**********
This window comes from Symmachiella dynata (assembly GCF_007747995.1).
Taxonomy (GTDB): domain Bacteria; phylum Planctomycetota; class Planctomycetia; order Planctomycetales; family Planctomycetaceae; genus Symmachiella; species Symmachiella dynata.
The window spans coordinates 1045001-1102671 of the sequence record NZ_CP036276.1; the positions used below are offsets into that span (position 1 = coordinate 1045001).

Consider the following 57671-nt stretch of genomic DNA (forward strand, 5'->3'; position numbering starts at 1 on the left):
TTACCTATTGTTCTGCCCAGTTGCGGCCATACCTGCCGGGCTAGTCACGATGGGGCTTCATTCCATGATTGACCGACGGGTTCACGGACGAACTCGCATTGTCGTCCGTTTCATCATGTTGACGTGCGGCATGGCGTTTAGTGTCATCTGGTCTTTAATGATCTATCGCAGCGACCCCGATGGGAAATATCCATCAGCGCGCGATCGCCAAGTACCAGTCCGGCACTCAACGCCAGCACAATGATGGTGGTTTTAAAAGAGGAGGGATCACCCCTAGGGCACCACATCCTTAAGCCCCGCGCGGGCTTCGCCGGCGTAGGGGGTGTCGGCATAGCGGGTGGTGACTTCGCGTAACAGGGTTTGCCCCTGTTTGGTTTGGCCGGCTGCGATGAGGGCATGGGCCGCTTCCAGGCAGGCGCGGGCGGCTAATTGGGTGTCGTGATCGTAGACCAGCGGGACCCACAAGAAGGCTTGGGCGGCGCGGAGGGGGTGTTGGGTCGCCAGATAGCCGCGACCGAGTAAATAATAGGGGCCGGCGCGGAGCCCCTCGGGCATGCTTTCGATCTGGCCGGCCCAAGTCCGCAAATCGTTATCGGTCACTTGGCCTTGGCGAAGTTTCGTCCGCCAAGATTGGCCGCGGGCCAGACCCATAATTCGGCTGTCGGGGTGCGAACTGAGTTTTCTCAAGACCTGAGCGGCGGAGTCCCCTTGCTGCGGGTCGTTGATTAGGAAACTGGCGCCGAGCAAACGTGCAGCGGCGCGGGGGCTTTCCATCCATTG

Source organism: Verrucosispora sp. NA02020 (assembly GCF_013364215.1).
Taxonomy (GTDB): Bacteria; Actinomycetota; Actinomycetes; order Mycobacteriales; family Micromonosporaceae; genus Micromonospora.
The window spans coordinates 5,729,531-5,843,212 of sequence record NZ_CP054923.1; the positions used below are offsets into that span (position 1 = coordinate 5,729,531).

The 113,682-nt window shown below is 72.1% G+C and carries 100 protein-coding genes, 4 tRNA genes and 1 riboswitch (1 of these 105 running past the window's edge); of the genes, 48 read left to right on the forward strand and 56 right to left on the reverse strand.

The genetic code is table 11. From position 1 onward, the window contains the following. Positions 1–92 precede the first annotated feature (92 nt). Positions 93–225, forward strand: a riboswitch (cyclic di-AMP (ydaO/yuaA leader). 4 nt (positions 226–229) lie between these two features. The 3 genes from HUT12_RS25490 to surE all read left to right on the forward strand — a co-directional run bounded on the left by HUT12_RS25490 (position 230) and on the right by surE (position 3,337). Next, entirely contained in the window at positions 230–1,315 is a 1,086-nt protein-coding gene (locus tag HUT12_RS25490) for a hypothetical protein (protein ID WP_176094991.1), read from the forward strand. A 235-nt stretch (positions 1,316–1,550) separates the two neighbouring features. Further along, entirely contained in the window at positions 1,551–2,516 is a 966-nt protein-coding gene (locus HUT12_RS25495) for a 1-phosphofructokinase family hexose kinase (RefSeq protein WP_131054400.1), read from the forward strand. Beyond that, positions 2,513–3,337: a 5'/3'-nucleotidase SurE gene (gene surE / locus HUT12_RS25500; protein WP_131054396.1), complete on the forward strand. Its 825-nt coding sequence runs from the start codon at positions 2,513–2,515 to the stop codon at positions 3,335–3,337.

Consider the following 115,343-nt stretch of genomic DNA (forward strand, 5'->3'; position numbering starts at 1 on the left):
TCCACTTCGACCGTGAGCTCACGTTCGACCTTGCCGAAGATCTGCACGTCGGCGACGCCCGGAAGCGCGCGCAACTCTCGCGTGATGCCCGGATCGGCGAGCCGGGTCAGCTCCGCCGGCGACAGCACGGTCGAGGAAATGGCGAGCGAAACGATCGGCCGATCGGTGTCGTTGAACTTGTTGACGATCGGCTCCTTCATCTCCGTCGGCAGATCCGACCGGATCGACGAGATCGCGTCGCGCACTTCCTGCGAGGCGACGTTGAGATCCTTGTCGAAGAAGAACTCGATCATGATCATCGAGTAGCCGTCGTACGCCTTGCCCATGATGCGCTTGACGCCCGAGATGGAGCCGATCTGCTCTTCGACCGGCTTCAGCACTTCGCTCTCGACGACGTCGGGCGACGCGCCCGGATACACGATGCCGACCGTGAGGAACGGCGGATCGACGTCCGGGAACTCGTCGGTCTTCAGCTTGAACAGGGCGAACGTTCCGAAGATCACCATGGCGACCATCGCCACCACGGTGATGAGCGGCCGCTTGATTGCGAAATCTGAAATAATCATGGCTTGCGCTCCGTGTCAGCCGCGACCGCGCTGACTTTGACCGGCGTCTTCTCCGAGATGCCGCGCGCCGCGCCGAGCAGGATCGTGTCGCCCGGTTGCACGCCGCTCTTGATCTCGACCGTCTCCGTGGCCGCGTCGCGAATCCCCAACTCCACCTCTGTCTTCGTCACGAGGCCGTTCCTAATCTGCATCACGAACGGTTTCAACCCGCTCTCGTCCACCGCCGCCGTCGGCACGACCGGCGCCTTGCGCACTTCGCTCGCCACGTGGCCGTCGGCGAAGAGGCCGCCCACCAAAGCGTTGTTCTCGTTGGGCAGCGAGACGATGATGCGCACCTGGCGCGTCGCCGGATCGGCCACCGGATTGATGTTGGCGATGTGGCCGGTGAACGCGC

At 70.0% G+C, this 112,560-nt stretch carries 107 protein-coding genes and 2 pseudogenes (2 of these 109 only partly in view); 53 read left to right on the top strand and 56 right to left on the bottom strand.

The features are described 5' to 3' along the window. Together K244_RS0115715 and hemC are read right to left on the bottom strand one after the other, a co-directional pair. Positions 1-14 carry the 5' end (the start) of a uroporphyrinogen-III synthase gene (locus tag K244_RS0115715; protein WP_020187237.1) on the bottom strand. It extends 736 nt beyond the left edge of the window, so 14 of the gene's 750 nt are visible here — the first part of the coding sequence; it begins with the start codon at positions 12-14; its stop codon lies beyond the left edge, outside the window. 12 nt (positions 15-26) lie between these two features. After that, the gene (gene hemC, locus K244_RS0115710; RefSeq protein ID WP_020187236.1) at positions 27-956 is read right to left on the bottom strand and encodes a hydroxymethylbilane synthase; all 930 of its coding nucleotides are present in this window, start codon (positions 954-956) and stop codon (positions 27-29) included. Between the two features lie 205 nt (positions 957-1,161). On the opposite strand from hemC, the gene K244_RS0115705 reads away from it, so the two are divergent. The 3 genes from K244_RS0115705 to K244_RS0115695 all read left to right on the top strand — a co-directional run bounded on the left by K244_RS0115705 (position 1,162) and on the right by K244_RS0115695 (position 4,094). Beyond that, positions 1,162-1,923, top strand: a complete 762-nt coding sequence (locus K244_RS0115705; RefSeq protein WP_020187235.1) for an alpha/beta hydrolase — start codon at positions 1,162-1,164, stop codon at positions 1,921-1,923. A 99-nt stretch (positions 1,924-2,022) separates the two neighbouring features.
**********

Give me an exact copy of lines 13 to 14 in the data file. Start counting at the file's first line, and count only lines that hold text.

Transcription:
At 70.0% G+C, this 112,560-nt stretch carries 107 protein-coding genes and 2 pseudogenes (2 of these 109 only partly in view); 53 read left to right on the top strand and 56 right to left on the bottom strand.

The features are described 5' to 3' along the window. Together K244_RS0115715 and hemC are read right to left on the bottom strand one after the other, a co-directional pair. Positions 1-14 carry the 5' end (the start) of a uroporphyrinogen-III synthase gene (locus tag K244_RS0115715; protein WP_020187237.1) on the bottom strand. It extends 736 nt beyond the left edge of the window, so 14 of the gene's 750 nt are visible here — the first part of the coding sequence; it begins with the start codon at positions 12-14; its stop codon lies beyond the left edge, outside the window. 12 nt (positions 15-26) lie between these two features. After that, the gene (gene hemC, locus K244_RS0115710; RefSeq protein ID WP_020187236.1) at positions 27-956 is read right to left on the bottom strand and encodes a hydroxymethylbilane synthase; all 930 of its coding nucleotides are present in this window, start codon (positions 954-956) and stop codon (positions 27-29) included. Between the two features lie 205 nt (positions 957-1,161). On the opposite strand from hemC, the gene K244_RS0115705 reads away from it, so the two are divergent. The 3 genes from K244_RS0115705 to K244_RS0115695 all read left to right on the top strand — a co-directional run bounded on the left by K244_RS0115705 (position 1,162) and on the right by K244_RS0115695 (position 4,094). Beyond that, positions 1,162-1,923, top strand: a complete 762-nt coding sequence (locus K244_RS0115705; RefSeq protein WP_020187235.1) for an alpha/beta hydrolase — start codon at positions 1,162-1,164, stop codon at positions 1,921-1,923. A 99-nt stretch (positions 1,924-2,022) separates the two neighbouring features.